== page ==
Starting an international company can be easy or difficult, depending on what type of business you intend to engage in and which countries you intend to do business with. You will need to establish a home office, and in most cases you will need to establish an international presence by either establishing an overseas corporate subsidiary or opening an offshore representative office. The basic framework for establishing an international company is more or less the same for any business.
Establish your business's corporate headquarters. If you want to establish it in the United States, be aware that corporations are subject to state law, and the corporate laws of some states are more favorable than others. Delaware is generally considered to have to most favorable corporate legal structure.
Incorporate your parent company. You will need to draw up an Articles of Incorporation (usually one page), issue shares, appoint corporate officers and a board of directors, establish a registered address, appoint a registered agent and pay a filing fee. The Articles of Incorporation should be filed with the secretary of state in the state in which you intend to incorporate.
Draft corporate bylaws for the parent company. Corporate bylaws do not need to be filed with the secretary of state but could become important in the event of a legal dispute, because they function as a corporate constitution. If you intend to establish subsidiaries, make sure to specify whether the board of directors or the shareholders must approve resolutions involving subsidiaries.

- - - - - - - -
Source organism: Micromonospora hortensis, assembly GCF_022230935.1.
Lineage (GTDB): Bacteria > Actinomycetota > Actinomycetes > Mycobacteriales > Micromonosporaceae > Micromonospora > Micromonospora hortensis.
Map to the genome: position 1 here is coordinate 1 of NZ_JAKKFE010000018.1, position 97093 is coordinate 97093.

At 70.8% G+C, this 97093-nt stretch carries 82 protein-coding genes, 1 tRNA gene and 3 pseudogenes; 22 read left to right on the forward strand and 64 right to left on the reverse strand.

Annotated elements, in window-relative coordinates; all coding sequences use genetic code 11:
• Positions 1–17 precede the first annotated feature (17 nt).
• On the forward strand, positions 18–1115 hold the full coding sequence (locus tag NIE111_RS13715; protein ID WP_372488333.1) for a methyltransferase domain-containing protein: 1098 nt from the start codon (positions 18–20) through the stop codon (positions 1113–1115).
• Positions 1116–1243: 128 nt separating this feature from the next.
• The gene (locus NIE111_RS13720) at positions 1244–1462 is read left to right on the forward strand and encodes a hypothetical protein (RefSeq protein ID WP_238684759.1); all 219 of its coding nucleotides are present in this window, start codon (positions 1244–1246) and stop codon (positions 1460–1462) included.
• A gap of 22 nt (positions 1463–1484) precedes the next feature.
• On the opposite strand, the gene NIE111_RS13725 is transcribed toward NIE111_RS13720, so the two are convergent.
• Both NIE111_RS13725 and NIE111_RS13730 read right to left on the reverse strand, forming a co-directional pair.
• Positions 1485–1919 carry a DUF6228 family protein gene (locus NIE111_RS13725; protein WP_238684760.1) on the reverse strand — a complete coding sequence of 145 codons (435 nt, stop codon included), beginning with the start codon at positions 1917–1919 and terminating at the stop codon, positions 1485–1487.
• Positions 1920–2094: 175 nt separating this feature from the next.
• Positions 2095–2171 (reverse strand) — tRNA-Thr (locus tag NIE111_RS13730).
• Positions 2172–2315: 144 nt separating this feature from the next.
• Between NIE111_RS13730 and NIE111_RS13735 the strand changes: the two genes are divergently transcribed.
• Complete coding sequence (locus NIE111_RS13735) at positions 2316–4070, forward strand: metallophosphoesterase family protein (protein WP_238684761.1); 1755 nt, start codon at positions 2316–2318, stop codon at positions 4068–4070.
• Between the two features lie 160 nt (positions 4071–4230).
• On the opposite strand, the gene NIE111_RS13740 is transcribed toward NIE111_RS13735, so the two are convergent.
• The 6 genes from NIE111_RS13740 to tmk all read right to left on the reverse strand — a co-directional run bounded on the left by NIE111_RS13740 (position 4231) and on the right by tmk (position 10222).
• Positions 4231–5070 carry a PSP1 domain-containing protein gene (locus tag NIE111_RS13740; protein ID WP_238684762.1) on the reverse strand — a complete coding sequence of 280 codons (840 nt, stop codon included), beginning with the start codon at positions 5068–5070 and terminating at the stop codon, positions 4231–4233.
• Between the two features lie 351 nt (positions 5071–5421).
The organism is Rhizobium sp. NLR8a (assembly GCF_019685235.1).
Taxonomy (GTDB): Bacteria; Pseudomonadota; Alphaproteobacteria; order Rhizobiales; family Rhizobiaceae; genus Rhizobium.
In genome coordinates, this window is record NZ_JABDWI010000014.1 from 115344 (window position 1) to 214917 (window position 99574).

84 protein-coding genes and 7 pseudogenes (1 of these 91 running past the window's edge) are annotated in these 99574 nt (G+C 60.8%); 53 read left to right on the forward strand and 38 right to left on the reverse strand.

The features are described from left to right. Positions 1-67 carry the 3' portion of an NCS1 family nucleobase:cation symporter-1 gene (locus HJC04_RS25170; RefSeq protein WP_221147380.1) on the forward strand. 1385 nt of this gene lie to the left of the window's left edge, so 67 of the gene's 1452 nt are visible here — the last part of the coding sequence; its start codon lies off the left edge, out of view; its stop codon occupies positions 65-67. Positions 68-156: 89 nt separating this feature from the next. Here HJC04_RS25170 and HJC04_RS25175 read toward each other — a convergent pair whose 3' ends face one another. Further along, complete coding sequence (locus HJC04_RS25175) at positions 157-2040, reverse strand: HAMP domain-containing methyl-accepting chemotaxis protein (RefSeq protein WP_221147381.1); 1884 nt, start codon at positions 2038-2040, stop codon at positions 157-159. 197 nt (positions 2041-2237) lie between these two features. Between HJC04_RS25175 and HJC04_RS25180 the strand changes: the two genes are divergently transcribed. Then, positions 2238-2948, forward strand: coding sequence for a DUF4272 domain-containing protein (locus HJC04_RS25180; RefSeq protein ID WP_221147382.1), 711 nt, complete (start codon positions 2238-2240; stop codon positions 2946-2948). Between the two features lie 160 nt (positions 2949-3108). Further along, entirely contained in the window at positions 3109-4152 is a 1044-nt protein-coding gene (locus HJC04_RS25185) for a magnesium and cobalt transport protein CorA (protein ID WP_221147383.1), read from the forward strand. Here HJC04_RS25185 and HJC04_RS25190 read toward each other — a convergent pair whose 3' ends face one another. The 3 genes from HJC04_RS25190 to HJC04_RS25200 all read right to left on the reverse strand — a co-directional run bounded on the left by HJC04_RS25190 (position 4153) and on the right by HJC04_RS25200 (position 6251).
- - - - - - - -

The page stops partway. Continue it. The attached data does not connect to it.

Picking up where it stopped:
Determine your major overseas markets or suppliers and research the business laws of these jurisdictions. Many countries offer generous tax breaks and other incentives to foreign investors. You will also need to determine how difficult the bureaucracy is to navigate, especially if you plan to establish subsidiaries and overseas offices.
Establish a business presence in your target jurisdictions. One way is to establish corporate subsidiaries under foreign law, although many countries require a majority local ownership of any company established under their laws. If you intend only to source materials or search for customers, you may wish to establish a representative office. A representative office is treated as a branch office (not a subsidiary) of the parent company and may not sign contracts or earn income.
Establish your overseas subsidiaries or representative offices and hire local employees with good business contacts. Make sure that the parent company is in effective control of its overseas entities (by appointing each member of the board of directors, for example).
Hire international accounting and legal specialists to help you reconcile the tax and accounting obligations of your overseas entities with those of the parent company.